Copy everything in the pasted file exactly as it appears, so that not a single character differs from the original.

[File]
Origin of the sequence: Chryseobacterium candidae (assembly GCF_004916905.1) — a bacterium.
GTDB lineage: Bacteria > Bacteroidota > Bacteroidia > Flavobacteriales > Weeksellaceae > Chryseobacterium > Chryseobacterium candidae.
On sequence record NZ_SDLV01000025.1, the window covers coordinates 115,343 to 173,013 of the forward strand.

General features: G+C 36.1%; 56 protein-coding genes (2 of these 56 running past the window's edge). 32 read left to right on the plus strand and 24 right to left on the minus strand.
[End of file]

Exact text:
Origin of the sequence: Chryseobacterium candidae (assembly GCF_004916905.1) — a bacterium.
GTDB lineage: Bacteria > Bacteroidota > Bacteroidia > Flavobacteriales > Weeksellaceae > Chryseobacterium > Chryseobacterium candidae.
On sequence record NZ_SDLV01000025.1, the window covers coordinates 115,343 to 173,013 of the forward strand.

General features: G+C 36.1%; 56 protein-coding genes (2 of these 56 running past the window's edge). 32 read left to right on the plus strand and 24 right to left on the minus strand.